In 1999, Tim Barners-Lee stated: “I have a dream for the web [in which computers] become capable of analyzing all the data on the web. The content, links, and transactions between people and computers. A “Semantic Web”, which should make this possible, has yet to emerge…”
Since then, the idea of a semantic web has helped generate and sustain our expectations around the web 3.0.
Eighteen years later, I wonder if we have finally realized that dream.
Are we in the web 3.0 era?
Have we crossed the line where computers, and their software, are really capable of analyzing all of the data on the web?
My answer is yes. And if we haven’t completely crossed that line, at least we have a steady foot on it.
If you think about it, today’s computers now have the speed and the power to face the problem of the huge amount of information available on the web. However, we know that being fast and powerful it is not enough. Even if gathering and analyzing all of that data is quite an achievement on its own, making sense of it is the eventual goal.
As we all know, to make sense of something requires that we’re able to fully understand it. This has always been a concern of the web 3.0. A semantic web should gather and categorize all of the information in a way that can be comprehensible for both computers and humans. But since they don’t share the same language, how can they understand the information on the web in a common way?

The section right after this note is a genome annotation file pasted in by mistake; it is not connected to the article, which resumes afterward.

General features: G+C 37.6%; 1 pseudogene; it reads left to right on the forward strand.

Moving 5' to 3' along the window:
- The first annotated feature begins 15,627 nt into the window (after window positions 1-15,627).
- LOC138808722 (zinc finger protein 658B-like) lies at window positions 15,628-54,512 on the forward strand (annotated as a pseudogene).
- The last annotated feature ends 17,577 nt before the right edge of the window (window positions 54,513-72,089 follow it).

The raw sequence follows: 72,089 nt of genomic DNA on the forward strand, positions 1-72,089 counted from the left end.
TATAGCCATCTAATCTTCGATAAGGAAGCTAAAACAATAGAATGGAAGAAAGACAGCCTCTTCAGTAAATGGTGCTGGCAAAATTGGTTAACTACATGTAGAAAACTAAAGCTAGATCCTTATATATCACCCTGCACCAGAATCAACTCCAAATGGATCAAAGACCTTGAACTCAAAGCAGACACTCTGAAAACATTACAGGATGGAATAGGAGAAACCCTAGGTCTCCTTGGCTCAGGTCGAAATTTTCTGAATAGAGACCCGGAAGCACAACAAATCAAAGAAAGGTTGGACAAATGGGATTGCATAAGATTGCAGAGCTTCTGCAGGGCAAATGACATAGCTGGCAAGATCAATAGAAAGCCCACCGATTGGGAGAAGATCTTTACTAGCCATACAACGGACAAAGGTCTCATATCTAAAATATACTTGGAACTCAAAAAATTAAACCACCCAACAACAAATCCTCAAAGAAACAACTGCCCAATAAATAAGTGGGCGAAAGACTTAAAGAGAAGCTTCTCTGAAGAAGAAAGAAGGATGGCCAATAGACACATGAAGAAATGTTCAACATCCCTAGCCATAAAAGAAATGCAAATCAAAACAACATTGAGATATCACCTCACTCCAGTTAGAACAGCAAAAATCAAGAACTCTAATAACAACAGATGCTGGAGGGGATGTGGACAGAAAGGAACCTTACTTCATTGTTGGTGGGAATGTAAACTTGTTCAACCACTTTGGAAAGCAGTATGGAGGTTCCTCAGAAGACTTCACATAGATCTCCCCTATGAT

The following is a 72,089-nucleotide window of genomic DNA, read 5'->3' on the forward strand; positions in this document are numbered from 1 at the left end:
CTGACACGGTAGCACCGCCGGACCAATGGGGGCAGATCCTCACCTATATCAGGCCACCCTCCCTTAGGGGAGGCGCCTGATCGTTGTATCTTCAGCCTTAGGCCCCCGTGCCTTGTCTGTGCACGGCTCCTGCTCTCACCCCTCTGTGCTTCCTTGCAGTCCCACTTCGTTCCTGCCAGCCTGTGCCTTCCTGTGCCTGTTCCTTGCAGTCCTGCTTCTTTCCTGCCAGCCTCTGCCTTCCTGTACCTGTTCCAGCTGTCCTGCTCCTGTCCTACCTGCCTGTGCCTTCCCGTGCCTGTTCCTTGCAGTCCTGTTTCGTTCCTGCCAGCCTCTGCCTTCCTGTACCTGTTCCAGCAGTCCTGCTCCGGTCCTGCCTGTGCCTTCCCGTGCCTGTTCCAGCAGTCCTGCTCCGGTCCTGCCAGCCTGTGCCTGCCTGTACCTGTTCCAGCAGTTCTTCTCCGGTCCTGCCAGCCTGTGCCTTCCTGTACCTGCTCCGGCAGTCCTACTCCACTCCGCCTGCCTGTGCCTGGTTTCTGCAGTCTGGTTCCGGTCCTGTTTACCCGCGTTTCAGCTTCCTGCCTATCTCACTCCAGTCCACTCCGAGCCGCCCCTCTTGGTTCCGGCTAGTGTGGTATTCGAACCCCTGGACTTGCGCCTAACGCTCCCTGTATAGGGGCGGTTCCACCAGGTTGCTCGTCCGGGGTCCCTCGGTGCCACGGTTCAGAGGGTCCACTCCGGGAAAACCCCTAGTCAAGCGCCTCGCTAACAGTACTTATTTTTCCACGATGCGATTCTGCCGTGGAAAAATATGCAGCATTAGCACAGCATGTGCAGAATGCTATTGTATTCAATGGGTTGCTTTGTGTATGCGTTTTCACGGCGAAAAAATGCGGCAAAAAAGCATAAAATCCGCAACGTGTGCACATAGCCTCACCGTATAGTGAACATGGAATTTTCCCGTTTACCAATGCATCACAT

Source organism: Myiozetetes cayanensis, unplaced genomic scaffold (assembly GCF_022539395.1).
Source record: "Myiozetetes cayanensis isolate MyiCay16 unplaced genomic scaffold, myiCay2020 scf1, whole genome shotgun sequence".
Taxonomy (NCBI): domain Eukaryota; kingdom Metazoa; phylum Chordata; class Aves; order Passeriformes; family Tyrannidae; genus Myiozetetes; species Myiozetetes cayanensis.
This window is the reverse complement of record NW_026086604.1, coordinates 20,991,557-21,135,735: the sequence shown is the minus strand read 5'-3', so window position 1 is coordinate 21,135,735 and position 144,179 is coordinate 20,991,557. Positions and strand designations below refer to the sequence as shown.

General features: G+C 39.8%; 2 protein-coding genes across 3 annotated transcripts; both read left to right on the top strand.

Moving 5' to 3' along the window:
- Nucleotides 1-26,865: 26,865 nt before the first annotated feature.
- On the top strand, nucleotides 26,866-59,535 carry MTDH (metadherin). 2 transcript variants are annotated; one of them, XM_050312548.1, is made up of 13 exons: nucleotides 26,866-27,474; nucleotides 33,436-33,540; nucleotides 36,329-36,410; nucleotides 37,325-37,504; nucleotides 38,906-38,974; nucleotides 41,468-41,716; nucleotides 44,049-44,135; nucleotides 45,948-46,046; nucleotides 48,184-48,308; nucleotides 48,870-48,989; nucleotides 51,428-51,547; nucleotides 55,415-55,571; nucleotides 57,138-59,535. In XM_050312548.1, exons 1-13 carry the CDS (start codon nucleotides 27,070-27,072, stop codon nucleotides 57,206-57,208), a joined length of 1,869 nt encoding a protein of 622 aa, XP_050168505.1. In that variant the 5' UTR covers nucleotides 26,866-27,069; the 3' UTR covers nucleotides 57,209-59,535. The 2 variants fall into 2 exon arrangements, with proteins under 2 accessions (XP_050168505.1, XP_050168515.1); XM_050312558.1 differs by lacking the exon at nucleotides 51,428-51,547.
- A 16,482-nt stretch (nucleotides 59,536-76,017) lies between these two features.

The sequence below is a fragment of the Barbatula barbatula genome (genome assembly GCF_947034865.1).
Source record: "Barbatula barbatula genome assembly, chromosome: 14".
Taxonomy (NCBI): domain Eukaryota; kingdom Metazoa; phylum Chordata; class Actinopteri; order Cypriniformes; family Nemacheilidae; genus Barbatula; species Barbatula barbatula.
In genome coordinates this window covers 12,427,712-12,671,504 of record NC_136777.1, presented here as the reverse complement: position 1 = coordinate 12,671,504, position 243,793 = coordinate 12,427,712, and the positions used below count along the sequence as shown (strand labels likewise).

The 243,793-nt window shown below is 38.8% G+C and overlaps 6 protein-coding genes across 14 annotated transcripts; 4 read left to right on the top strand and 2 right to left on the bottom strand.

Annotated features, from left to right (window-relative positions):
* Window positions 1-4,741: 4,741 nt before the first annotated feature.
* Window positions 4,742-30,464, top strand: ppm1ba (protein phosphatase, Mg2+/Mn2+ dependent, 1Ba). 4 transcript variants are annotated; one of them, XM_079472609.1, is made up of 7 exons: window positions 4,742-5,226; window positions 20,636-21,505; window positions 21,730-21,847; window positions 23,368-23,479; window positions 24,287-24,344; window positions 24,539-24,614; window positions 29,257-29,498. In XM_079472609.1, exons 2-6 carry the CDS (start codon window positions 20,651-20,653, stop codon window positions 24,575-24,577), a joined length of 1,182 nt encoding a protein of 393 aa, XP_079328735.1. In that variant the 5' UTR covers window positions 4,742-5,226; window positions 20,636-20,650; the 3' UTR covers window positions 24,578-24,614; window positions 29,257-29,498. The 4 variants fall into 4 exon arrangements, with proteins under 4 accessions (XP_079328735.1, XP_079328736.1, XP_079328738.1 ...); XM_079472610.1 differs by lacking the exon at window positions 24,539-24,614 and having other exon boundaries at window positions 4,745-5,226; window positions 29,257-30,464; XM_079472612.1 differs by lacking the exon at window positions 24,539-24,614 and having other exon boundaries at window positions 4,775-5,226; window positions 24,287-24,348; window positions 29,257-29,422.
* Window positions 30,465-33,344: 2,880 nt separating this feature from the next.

expert.ai responded to this question with its expert.ai cognitive technology.
In expert.ai, semantic technology combined with the machine learning approach can make computers understand information as a human does. Its unique ability to mimic the human way of thinking is based on a deep and wide representation of knowledge, the expert.ai Knowledge Graph. This is what enables expert.ai to read, comprehend and learn like we do.
If crossing the line of web 3.0 was yet a dream in ‘99 because we were waiting for a true semantic web, today, thanks to new adaptive solutions like expert.ai, we can see that dream come true.
Originally published July 2017, updated April 2020